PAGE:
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frugal technology, simple living and guerrilla large-appliance repair
Thu, 13 Sep 2012

You know your Linux installation is getting a bit old and crusty when ...

While there's always a pack of geeks telling me how they've been running the same Debian system since Potato, I've found that most desktop systems under any kind of heavy use by those of us who do a lot of experimenting and install a lot of software don't last forever.

Or they won't last a long time without a great deal of maintenance and fixing mistakes made along the way.

My current, main Debian desktop system -- running on the Lenovo G555 laptop I bought in early 2010 -- has been in place since late 2010, after Fedora 13/14 died a quick yet painful death and I had a brief flirtation with Ubuntu 10.04. I started with Debian Squeeze while it was still the Testing distribution but well after the freeze that would lead it to becoming Stable the following February.

I upgraded to Wheezy -- the current Testing release that is now frozen -- with very little pain at all and am pretty happy with GNOME 3/Shell. I've installed Xfce for comparison's sake. I'm not using it much, preferring GNOME Shell even though it seems like I'm in some kind of silent minority and in threat of using my geek credibility because I not only don't hate the Shell but actually like it and find that it boosts my productivity on the desktop.

So here's the old and crusty part: You (really I) never know how much disk space you'll need when you set up a system. And since I chose to use Logical Volume Management with a couple of encrypted volumes, I really can't mess with them. Go ahead and send me links about how you shrink and expand LVM partitions. With encryption. It's just too hard. There's not enough real information out there. And for the non-super-geeks out there, attempts to modify encrypted LVM partitions are likely to go pear-shaped damn quickly.

Given the number of packages I've been installing lately, all the video I'm either editing or watching, and the general increase in data coming onto any desktop machine in heavy, all-day-and-night use, I'm running out of space. My 9.2 GB root partition -- which holds everything except for swap and /home -- had about 800 MB of free space yesterday. I went into Synaptic and removed a bunch of stuff. I now have 1.1 GB free in root. That's enough to keep breathing. For the moment.

I didn't get rid of any major apps, and I kept Xfce. I did get rid of the Google-built and -distributed Chrome Web browser, keeping Debian's build of Chromium. I really didn't need two browsers that are virtually the same.

My 183 GB /home partition (which is encrypted, as is my swap) had under 20 GB free. I managed to dump enough video and old production files I didn't need (I keep dated folders that I delete periodically) to now have 26 GB free.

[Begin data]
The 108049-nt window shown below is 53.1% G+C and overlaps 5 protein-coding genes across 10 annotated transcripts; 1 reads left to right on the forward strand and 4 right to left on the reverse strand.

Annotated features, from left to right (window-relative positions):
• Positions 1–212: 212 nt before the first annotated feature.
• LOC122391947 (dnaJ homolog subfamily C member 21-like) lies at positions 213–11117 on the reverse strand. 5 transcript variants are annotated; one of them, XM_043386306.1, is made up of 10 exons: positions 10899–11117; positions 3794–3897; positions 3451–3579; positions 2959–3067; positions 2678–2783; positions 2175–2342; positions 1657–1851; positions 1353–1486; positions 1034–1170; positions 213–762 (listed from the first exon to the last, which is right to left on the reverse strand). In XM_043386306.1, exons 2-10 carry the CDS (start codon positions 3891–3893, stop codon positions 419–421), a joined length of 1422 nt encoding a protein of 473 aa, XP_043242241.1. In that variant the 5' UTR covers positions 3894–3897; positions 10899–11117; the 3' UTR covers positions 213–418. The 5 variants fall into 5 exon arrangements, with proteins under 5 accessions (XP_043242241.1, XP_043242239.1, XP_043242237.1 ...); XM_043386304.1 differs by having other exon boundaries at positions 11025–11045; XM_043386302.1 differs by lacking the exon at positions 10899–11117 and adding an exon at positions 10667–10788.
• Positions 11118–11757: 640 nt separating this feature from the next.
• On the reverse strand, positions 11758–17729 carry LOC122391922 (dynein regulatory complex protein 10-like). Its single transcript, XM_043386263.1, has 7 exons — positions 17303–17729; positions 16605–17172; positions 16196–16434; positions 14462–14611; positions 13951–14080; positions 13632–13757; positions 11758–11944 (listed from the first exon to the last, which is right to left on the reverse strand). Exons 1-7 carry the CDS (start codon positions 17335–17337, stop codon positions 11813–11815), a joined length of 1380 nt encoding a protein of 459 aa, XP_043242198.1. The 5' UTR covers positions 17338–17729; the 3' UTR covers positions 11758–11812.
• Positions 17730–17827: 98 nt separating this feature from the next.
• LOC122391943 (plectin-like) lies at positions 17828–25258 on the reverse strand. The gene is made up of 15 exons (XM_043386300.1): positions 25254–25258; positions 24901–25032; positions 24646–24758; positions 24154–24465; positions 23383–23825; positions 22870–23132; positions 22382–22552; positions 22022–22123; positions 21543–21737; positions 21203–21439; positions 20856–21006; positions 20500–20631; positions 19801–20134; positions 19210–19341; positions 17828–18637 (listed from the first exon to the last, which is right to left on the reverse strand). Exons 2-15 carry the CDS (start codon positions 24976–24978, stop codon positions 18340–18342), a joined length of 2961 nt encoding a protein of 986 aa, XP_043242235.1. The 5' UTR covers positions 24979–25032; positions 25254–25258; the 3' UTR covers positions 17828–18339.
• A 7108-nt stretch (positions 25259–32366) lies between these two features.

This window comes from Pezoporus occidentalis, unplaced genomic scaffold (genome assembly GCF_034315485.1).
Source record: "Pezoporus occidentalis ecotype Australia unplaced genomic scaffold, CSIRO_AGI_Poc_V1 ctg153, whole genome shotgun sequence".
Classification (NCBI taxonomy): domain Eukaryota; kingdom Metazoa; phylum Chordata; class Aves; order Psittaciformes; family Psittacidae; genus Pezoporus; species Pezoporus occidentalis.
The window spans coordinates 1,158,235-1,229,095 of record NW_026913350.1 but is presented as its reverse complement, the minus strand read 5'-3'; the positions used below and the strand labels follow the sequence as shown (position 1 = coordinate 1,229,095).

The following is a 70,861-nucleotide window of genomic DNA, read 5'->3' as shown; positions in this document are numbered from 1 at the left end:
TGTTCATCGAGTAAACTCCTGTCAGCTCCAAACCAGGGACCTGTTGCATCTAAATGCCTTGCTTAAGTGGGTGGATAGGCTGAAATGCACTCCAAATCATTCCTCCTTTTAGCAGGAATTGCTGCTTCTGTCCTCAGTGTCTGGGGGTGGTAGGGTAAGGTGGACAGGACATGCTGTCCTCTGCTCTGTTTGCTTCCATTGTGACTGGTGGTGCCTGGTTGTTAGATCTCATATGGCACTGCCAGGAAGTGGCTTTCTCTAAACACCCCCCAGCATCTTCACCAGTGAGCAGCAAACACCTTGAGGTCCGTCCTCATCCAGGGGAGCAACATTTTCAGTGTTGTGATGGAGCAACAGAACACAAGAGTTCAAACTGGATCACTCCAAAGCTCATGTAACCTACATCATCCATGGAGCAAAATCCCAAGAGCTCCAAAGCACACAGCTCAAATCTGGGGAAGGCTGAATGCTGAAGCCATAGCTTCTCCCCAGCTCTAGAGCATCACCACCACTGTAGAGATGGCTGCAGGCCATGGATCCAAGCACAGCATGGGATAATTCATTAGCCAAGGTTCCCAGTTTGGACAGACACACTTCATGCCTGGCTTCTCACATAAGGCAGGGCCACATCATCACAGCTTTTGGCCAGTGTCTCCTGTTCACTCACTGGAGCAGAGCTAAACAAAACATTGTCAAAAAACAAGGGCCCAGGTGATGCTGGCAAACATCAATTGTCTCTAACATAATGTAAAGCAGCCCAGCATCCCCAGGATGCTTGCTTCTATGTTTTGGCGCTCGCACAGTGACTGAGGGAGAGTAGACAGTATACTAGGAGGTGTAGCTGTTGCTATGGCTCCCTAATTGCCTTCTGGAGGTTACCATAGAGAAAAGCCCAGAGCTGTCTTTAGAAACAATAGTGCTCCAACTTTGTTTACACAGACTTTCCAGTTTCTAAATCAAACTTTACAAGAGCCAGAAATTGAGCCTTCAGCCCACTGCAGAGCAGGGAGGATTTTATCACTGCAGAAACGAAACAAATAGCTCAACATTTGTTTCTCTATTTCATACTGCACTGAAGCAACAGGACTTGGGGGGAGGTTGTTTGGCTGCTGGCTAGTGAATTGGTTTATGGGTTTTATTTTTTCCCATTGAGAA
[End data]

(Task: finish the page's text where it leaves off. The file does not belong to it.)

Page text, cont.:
Meanwhile I have 200 GB set aside for Windows 7 on this machine. I clearly don't need more than 50 GB. All I use Windows for is occasionally hacking at crap in Windows. And not very often. And watching Netflix. So I'm rarely in Win 7 at all. And I could use that 150 GB for my Linux system.

Again, it's way too hard to mess with encrypted LVM. If it were easier, there would be dozens of GREAT, UP-TO-DATE tutorials instead of a handful of incomplete, aging ones.

I thought LVM would somehow help me. Debian and Fedora push it pretty hard in their installers. But for my particular use case, I'm turning toward traditional partitioning with encrypted partitions when I need them. Fedora (and RHEL) make doing this much, much, much easier.

On another machine, I just did an install of the desktop-focused CentOS respin Stella -- the latter of which I like for its many extra desktop packages, codecs and other useful bits.

The way Fedora/Red Hat's Anaconda installer -- present, of course, in RHEL-derived CentOS -- lets you create any number of encrypted partitions with a single passphrase entered a single time is extremely helpful and refreshing.

The Debian installer makes any kind of encryption except for fully encrypted LVM (where you can't dual-boot) much, much, much more difficult.

Enough complaining, you think?

So I'm OK with the amount of disk space I have left on this Debian installation right now. But what I'd really like to do is have a system with 20 GB for the root partition and about 130 GB more for /home. As a temporary solution, I could use gParted to shrink Windows 7 where it stands, create a new partition outside of my LVM and use it as a place to dump video. I'm starting to like that option for the short term.

I'm coming up on two full years with this Debian system, and it's past time for me to reinstall it. I could return to Fedora, stick with Debian (and a fresh Wheezy), spend some time with Ubuntu (maybe the upcoming GNOME spin, maybe Xubuntu or even the Unity-based mainline distro) or even run Stella here. If I was in complete and total love with GNOME 2, Stella would be quite the port in a storm. But since I like GNOME 3, that's not so compelling.

I could and probably will let things ride. Especially with my "shrink Windows now" idea. I can do any number of test installs on my other machines, but my main laptop is something that needs to work, and the fact is that setting up all the little things on my daily machine takes a long time, and I'm avoiding it.

Since everything is working as well as I can expect in this particular Debian Wheezy system, it's hard to muster up the desire to actually mess with it. Know the feeling?